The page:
The folly of von der Leyen

A mixture of cliché, slogan, and evasion

The president-elect of the European Commission, Ursula von der Leyen, is quoted as saying:

The last four years have taught us that simple answers don’t take us far. All that one heard was ‘Close the borders and migration will stop’ or ‘We must save everyone on the Mediterranean.’ We have seen that the phenomenon of migration has not stopped, and that there is a limit to the ability to integrate [the migrants]. Therefore a global approach is necessary. We must invest massively in Africa to reduce the pressure to migrate. At the same time we must fight organised crime so that we ensure that the Schengen agreement [which allows free movement of people between countries party to it] can function because we protect our external borders [i.e. the EU’s borders].

Dalrymple comments:

This evades almost all the difficult questions about immigration. With a superb indifference to practicalities, von der Leyen fails to tell us how either the push or the pull that drives migration is to be lessened, apart from ‘massive investment in Africa’.

Von der Leyen, he notes,

does not tell us who is going to bankroll this massive investment. Is it to be financed via the forced contributions of European taxpayers and be administered by European bureaucrats? The history of massive aid investment on the part of Europeans in Africa has not been happy.

Dalrymple asks:

If the massive investment is not to come from government, with its almost infallible ability to turn investment into liability, who is it to come from, and for what purposes?

The answer

must be the private or corporate sector. But why is it that the private or corporate sector, supposedly ever on the search for commercial opportunity, does not already make such investments? How is it to be persuaded to do so? Is the purpose of its investment to make a profit or to reduce migration?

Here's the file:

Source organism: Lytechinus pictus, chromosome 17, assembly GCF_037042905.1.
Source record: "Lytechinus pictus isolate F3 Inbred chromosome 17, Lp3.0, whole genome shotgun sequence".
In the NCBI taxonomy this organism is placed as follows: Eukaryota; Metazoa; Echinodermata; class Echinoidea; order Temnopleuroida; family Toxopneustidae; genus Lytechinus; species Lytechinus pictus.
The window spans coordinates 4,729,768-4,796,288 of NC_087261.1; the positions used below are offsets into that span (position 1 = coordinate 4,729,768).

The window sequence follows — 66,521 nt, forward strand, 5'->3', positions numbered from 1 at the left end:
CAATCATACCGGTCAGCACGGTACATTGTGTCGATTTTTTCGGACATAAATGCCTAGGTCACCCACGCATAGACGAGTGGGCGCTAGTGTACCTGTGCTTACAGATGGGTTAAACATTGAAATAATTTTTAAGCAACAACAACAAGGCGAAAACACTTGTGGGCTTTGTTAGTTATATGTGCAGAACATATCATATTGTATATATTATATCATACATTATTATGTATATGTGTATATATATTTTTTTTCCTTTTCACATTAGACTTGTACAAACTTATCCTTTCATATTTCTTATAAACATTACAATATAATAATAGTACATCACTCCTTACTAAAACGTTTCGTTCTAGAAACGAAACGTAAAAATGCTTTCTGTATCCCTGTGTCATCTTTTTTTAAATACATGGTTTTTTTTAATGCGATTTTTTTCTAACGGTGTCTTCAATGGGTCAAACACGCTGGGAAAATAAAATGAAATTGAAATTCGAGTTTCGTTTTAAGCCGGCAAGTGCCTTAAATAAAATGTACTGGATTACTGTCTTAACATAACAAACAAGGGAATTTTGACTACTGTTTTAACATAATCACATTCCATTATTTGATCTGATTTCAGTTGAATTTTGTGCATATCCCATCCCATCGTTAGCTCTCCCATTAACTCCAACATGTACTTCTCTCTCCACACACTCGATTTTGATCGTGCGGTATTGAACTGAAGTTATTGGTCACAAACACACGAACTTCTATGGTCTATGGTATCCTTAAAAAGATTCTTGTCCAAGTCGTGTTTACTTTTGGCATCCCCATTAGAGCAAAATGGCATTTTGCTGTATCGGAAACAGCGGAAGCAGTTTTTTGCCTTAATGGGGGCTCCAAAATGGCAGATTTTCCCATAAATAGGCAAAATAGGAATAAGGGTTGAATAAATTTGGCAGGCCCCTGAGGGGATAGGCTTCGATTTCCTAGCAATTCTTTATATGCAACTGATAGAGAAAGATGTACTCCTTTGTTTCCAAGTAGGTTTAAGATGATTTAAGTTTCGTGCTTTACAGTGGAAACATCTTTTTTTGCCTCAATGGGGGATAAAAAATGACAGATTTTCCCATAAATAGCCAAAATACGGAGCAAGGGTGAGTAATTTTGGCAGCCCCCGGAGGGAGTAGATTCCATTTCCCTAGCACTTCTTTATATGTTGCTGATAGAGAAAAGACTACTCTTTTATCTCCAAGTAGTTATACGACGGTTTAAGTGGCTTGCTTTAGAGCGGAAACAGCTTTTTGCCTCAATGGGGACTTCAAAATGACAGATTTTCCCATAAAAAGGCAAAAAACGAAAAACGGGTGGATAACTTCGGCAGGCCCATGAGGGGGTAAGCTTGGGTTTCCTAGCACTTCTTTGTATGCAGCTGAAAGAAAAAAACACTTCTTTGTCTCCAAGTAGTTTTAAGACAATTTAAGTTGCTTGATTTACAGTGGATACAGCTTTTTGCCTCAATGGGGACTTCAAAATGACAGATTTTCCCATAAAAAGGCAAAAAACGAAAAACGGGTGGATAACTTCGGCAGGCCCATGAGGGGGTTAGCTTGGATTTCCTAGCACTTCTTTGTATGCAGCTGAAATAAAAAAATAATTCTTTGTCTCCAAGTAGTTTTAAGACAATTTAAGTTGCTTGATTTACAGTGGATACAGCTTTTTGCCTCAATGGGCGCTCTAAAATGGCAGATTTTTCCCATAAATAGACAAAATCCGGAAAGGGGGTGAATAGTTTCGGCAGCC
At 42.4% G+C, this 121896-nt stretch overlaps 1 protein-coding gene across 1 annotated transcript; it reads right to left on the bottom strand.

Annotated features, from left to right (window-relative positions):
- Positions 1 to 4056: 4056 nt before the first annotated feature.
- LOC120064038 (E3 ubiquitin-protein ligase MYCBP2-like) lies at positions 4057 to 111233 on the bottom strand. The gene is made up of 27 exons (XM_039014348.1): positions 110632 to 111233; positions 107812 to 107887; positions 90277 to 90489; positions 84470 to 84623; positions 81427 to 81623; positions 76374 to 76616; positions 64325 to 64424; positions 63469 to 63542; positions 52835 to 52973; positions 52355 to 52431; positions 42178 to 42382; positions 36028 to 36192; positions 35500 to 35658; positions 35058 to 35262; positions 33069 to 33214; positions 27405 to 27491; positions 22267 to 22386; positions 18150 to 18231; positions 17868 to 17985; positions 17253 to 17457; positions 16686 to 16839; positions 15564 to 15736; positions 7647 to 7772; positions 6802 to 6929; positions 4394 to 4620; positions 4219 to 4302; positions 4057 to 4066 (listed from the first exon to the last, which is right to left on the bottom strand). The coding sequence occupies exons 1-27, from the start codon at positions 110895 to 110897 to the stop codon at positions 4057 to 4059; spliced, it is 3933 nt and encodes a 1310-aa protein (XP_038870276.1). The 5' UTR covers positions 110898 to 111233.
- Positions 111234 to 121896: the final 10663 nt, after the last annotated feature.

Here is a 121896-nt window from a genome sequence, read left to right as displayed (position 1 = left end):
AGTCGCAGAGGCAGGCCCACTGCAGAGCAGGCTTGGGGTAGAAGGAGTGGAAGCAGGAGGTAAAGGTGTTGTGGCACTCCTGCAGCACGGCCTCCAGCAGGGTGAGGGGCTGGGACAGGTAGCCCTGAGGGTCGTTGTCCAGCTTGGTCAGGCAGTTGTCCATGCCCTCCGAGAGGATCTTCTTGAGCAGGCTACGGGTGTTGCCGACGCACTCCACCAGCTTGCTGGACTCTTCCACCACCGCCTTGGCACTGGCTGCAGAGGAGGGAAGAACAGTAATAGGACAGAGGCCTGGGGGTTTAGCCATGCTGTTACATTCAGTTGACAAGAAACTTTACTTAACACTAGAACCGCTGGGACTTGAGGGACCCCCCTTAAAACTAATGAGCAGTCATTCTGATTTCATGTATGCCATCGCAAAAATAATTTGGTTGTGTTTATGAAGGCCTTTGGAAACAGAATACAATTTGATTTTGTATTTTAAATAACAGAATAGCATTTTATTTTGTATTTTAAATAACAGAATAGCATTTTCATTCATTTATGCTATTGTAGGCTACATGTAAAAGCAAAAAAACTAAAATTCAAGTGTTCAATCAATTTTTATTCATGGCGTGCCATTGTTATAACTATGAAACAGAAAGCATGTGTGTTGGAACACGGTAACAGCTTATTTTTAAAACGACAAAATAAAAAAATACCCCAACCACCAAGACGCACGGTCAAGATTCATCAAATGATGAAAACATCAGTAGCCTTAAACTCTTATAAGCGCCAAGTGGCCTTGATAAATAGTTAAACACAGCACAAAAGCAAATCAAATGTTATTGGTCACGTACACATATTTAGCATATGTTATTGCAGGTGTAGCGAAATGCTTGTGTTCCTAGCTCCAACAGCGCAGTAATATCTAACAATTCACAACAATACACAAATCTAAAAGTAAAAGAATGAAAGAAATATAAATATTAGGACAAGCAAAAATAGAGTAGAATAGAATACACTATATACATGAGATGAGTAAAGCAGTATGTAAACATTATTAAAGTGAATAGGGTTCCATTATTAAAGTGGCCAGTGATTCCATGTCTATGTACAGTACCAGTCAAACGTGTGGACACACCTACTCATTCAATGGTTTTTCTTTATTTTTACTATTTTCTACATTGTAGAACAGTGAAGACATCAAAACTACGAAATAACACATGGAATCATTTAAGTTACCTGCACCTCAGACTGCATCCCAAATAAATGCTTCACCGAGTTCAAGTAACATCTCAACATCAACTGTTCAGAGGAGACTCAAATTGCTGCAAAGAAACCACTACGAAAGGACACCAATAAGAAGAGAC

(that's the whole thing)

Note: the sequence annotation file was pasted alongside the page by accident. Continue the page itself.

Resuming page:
Dalrymple observes that cliché has

entered the very fabric of von der Leyen’s mind. Surely it must have occurred to her that it is a little late in the day for investment, however massive, to halt the pressure that has led a third or more of sub-Saharan Africans—who will soon be three times more numerous than the Europeans—to want to migrate to Europe.

Besides, he says,

it is not the poorest of the poor of Africa who arrive clandestinely in Europe; it is those who can — or whose family can — pay the air fare, giving them the chance to overstay their visa, or pay people-traffickers (often several thousand dollars) to smuggle them in. Many migrants enter under family reunification schemes inscribed in European law.

A rising standard of living in the emigration centres of sub-Saharan Africa brought about by massive investment, were it to occur (which is far from certain), would

more probably increase than decrease the migratory pressure, in so far as more people would have the means to undertake the migration.

This thought

does not in the slightest inhibit von der Leyen from using the language of the imperative—a way of thinking that might result in the compulsion of reluctant countries to pursue a futile policy at great cost. Moreover, it is very difficult to see how any effective or selective migration policy could be carried out without a closure of borders.

Trackbacks are closed, but you can post a comment.

Leave a Reply

Fill in your details below or click an icon to log in:

WordPress.com Logo

You are commenting using your WordPress.com account. Log Out /  Change )

Google photo

You are commenting using your Google account. Log Out /  Change )

Twitter picture

You are commenting using your Twitter account. Log Out /  Change )

Facebook photo

You are commenting using your Facebook account. Log Out /  Change )

Connecting to %s

This site uses Akismet to reduce spam. Learn how your comment data is processed.

%d bloggers like this: